Holo-person is being humiliated, then you've also committed a crime and
should be punished.  But the line to me is when you *take action*.  If I sit
in my room and concoct an elaborate fantasy about someone assassinating a
public figure, complete with graphics, photos, and gory detail about the
murder, I've committed no crime.  But the moment I send that to someone else
or advocate it or begin to carry out this plan, I've *taken action* and it's
time to pay the price.  I believe you should punish the *act* not the
*expression* or the *thought*.

(...continued in next post)
-----------------
Subj:  Answers
Date:  4/25/97 2:57:38 PM
From:  RonDMoore       

"But being simulated on someone else's holodeck gives me the creeps."
 Absolutely.  However, lots of things give me the creeps, that doesn't mean
they should be outlawed.  As I said before, I *am* concerned about how my
image made it to someone else's holodeck in the first place, but this is a
pretty complex issue.  You can take my photo on a public street, take it home
and do whatever you want with it.  At some point a computer will be able to
take my photo and extrapolate a 3-D image from it and then create a
reasonably accurate holographic representation.  The step from there to a
tangible, Holo-person is still a long one technically, but not ethically.  If
you can manipulate my photo as you see fit, then manipulating my 3-D photo is
no different and manipulating a tangible hologram is still only a difference
in degree, not in substance.  On the other hand, I should have some
"ownership" of my personality and my image, but where those lines should be
drawn is pretty murky if you ask me.  

All in all, this has been one of the more interesting debates within this
folder and I've very much enjoyed it.

<<How are starships named in episodes?  Does the writer of the episode supply
the name, or what?  Are they named from a list like hurricanes or something?
How would someone submit a name for consideration?>>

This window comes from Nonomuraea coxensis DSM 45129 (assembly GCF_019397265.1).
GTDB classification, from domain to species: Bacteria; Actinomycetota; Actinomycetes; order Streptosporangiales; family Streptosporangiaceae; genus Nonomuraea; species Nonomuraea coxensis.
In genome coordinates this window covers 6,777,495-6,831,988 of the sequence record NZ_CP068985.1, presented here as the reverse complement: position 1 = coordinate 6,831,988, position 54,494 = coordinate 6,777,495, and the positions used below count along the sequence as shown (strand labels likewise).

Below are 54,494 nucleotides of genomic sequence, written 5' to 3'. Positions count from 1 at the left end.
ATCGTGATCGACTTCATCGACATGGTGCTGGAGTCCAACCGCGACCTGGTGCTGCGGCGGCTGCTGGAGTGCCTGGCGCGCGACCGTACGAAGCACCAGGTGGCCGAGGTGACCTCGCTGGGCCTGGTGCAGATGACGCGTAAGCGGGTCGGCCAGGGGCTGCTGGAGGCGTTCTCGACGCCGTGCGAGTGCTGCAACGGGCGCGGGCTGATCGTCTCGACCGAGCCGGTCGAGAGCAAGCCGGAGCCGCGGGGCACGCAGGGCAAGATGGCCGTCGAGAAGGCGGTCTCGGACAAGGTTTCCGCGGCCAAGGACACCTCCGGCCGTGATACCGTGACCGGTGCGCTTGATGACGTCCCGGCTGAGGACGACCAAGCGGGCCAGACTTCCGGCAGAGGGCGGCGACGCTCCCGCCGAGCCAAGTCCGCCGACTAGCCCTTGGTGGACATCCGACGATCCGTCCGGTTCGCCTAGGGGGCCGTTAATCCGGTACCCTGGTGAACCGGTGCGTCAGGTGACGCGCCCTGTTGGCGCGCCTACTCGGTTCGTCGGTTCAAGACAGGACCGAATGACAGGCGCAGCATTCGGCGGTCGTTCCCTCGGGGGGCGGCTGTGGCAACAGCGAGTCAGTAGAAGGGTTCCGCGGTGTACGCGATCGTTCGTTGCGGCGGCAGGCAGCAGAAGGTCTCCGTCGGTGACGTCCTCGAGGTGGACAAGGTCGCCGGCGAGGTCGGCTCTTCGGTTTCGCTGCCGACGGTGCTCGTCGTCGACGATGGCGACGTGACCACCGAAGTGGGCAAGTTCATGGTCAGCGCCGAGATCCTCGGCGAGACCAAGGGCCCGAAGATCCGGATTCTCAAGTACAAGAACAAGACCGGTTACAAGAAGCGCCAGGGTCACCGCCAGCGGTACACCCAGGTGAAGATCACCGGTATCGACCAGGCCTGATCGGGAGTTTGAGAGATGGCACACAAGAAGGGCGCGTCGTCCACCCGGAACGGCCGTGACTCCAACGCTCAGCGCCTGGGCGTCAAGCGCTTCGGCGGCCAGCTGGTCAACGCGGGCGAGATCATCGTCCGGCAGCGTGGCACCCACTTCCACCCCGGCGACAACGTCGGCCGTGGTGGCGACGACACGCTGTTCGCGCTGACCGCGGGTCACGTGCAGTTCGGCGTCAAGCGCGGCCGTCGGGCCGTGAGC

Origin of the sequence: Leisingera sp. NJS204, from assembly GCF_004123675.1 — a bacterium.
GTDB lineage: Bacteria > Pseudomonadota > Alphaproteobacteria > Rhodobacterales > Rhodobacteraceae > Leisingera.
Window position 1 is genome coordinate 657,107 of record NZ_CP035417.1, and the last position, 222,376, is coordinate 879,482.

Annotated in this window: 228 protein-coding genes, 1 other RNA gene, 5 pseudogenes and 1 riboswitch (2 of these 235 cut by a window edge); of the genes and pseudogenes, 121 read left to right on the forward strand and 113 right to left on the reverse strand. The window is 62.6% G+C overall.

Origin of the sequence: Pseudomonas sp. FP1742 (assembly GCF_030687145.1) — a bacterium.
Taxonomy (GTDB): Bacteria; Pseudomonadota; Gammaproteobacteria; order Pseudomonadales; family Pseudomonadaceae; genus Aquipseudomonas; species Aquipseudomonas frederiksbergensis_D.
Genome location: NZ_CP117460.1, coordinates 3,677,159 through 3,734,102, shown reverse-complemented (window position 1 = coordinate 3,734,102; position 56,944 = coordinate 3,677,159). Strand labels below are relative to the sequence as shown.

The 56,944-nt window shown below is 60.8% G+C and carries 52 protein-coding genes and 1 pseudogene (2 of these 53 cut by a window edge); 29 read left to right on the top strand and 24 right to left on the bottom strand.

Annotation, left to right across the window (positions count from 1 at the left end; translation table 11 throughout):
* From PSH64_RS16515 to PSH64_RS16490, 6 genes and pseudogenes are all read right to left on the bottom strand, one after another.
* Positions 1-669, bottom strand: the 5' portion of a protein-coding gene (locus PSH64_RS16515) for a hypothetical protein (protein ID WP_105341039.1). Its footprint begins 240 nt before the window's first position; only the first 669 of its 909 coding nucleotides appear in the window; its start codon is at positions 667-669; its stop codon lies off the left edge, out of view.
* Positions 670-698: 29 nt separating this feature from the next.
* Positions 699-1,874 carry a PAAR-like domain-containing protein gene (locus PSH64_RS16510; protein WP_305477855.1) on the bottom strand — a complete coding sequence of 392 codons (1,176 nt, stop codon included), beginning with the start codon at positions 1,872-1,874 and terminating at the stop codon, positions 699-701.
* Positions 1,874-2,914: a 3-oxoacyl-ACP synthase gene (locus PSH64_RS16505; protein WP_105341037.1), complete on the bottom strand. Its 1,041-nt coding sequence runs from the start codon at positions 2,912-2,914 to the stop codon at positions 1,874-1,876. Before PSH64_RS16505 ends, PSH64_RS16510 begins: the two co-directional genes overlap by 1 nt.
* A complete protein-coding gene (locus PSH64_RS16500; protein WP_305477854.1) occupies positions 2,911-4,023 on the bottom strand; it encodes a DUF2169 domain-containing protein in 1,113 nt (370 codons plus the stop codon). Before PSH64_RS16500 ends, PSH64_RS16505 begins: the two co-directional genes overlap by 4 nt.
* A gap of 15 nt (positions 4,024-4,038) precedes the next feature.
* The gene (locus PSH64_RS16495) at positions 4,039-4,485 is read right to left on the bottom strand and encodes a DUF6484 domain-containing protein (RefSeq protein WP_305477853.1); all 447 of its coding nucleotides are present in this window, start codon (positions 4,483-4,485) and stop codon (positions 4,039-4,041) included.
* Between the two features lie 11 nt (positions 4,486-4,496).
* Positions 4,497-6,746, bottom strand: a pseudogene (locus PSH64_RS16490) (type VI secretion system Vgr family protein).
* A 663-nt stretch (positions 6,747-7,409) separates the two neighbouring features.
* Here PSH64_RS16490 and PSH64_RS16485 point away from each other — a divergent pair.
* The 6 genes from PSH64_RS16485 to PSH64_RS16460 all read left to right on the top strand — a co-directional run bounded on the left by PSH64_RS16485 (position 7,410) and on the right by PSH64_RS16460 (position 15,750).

The writer(s) come up with the names for starships, planets, characters, etc.
 It's up to the individual and there're no master lists we work from.  Names
are usually a personal preference and I don't think you'd have much success
submitting a name for consideration.

<<Why were the Cardassian uniforms changed from TNG and is there any
possilility Gul Maset might return as Dukat's brother?>>

The costumes were changed for aesthetic reasons and also to make them easier
to use.  The costumes as established in TNG weren't designed for repeated use
and they needed to be redesigned for more extended wear and tear.  We haven't
talked about Maset in a long time and I don't think he'll be coming back.

<<I know that the kids in makeup have tried to incorporate the various styles
of Klingon Ridges from the movies into TNG, VOY,and DS9. Yet, one manages to
elude the body Kling. The style from STTMP. Granted I hate the hair, but that
style is my favorite. I think there might be one that is supposed to be it,
but looks very bad.(Checking the Production Photo of the B.O.P. crew from
Generations) Any chance you might slip down to makeup and get them to copy
this design?>>

I'll ask them out of curiosity, but I think the design from TMP was shelved
because of the difficulty of the makeup used at that time and for aesthetic
reasons.